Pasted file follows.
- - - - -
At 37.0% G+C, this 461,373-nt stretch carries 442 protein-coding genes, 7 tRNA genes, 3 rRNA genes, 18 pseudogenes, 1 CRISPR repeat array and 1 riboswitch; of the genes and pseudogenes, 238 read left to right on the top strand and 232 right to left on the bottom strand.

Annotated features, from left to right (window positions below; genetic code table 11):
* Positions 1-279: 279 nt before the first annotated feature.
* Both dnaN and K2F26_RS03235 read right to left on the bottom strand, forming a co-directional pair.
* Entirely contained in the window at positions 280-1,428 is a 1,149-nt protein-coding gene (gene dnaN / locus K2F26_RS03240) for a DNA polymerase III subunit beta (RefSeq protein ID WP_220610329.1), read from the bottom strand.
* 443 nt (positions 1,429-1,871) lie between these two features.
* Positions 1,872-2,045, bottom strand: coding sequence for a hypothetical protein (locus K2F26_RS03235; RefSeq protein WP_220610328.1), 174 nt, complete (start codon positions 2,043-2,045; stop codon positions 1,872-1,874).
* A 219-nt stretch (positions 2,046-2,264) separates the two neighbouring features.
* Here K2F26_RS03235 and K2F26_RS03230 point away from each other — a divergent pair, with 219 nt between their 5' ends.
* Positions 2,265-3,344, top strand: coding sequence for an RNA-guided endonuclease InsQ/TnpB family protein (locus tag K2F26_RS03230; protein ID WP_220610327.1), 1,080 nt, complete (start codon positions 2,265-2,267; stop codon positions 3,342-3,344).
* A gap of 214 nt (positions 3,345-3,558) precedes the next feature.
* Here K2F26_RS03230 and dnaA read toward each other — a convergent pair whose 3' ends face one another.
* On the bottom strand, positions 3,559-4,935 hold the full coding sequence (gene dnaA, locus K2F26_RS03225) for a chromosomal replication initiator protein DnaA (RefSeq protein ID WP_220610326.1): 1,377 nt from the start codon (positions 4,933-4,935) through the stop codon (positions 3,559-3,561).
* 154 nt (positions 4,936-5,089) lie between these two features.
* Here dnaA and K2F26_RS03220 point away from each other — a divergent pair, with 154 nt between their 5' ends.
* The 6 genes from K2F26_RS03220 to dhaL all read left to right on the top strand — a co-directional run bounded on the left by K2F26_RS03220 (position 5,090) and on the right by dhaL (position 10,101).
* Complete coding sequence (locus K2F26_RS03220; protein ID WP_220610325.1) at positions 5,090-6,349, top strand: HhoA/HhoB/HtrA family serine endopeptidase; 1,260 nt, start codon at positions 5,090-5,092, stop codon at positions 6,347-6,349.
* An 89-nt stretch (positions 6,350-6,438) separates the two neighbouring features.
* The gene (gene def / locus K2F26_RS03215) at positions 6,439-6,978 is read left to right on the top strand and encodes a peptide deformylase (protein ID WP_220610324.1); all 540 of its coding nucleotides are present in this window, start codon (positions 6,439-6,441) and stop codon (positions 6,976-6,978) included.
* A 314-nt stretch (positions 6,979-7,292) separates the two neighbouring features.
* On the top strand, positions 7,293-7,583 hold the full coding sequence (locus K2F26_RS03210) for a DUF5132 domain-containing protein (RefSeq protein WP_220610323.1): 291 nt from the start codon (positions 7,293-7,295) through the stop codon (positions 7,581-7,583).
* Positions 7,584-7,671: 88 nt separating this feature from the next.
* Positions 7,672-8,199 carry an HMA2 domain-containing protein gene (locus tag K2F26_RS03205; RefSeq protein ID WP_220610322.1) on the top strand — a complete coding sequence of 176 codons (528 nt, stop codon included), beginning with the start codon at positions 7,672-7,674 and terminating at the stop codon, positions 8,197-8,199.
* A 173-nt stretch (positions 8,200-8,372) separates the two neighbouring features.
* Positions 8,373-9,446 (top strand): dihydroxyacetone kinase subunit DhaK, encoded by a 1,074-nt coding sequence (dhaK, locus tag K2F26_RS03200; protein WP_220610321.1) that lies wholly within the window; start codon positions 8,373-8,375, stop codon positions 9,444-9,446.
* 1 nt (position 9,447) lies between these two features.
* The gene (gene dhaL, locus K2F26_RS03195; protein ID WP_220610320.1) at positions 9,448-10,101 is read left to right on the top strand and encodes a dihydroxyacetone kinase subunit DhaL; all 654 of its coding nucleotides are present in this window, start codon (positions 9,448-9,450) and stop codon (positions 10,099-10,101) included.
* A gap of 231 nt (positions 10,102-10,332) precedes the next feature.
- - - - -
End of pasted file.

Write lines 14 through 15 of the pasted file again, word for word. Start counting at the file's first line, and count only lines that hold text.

* 154 nt (positions 4,936-5,089) lie between these two features.
* Here dnaA and K2F26_RS03220 point away from each other — a divergent pair, with 154 nt between their 5' ends.